>about it. Otherwise I think we're saying the same thing.

Derivative alone depends only on error speed, not on error magnitude.
It doesn't care if error is getting smaller or bigger. What you are
describing is the behaviour of the Derivative + Gain interaction.

>> Always pulling on opposite direction to variable speed, always trying
>to reduce the speed of output change

>> When the error is Positive, derivative "correction" is negative, and
>vice-versa

I dont think so. Where error ( positive or negative ) is going up,
derivative pulls it down, and converselly.
It doesn't mind the error amplitude or sign, instead of to error it
really reacts to speed and direction of measured variable, not to the
error.

>hmmm this is hard to describe without a good illustration. Imagine a
>trend of setpoint and PV in closed loop, underdamped response, positive
>SP change. Divide the trend into four initial regions, with a boundary
>each time PV crosses setpoint and each time the de/dt is zero. (Four
>divisions per "cycle") If we tabulate the "signs" of each term ( P , I ,
>D ) in these regions:

>Region I: e positive; int(e)dt positive; de/dt negative (initial move
>"up")
>Region II: e negative; int(e)dt negative; de/dt positive (initial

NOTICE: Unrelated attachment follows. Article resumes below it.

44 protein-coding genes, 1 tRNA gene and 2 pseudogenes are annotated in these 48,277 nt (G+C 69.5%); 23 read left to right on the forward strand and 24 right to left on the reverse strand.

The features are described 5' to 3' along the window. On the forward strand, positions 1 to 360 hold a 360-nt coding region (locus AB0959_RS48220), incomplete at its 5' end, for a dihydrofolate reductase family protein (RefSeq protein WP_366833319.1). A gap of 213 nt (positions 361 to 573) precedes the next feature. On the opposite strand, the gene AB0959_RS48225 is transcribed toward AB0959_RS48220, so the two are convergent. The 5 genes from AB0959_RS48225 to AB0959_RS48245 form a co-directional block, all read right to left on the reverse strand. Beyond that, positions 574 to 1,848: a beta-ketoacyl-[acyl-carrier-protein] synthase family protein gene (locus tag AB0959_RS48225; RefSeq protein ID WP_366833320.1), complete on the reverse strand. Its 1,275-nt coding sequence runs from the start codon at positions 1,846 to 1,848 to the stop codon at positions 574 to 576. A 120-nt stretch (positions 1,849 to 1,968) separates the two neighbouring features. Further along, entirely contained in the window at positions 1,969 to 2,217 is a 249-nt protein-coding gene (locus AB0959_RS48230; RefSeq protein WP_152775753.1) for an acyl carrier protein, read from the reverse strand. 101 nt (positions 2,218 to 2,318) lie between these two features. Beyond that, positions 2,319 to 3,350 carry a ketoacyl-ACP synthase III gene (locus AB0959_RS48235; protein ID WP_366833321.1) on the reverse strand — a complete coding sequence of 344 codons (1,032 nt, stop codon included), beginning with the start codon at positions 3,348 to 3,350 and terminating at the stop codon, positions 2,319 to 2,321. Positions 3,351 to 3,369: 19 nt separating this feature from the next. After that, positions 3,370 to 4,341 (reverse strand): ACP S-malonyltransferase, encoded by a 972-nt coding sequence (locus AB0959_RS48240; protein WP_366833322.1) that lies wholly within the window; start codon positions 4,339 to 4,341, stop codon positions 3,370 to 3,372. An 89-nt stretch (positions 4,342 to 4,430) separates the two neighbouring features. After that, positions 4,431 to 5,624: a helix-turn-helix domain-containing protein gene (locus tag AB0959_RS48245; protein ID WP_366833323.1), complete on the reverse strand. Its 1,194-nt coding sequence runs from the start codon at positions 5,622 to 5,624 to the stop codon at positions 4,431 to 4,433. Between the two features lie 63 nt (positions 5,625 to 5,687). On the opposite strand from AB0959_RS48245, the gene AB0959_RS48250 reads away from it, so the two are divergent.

>overshoot)
>Region III: e negative; int(e)dt negative; de/dt negative (quarter-wave
>return toward SP)
>Region IV: e positive; int(e)dt positive; de/dt positive (quarter-wave
>"undershoot")

Sorry, now you've got me completelly lost...

>I'm not sure about the "sign" of the integral per se; but I think what I
>say is true of the "incremental" contribution of the integral term.

Integral slowly pulls variable towards set-point, reducing error.
Derivative does not recognize error, but try to compensate any sudden
changes in variable absolute value.
If you compare your variable to a boat in the middle of a lake, derivative
could be the water resistance (drag). The faster you try to go, the more
it will resist you, werever you are going to, approaching or getting away
from docking point, it doesn't care. Move slowly if you don't want to feel
derivative in action.

>These "regions" repeat each cycle. Half the time, the sign of the
>derivative term is the same as the proportional term (and the error).
>While I also like to think (as you state) that derivative always resists
>movement away from setpoint, it seems that this isn't always the case??
>Half the time its sign is the same as the error . . .

Sorry, I think I diverge here. "Derivative always resists movement".
(Period)
It doesn't care if movement is away or towards set point. Resistance
will be larger when PV change ( speed ) is larger, regardless if
PV is approaching or going away from set-point.

Take Care, I've seen as many discussions on P,I,D behaviour as on WINDOWS
( any flavour ) against any other operational system as to be adequate
for Control.

Vitor Finkel [email protected]
P.O. Box 16061 tel (+55) 21 285-5641
22222.970 Rio de Janeiro Brazil
 
A
(Originally posted Tue 12/09/97)
Vitor, John

I am following with interest your discussion on the correct way to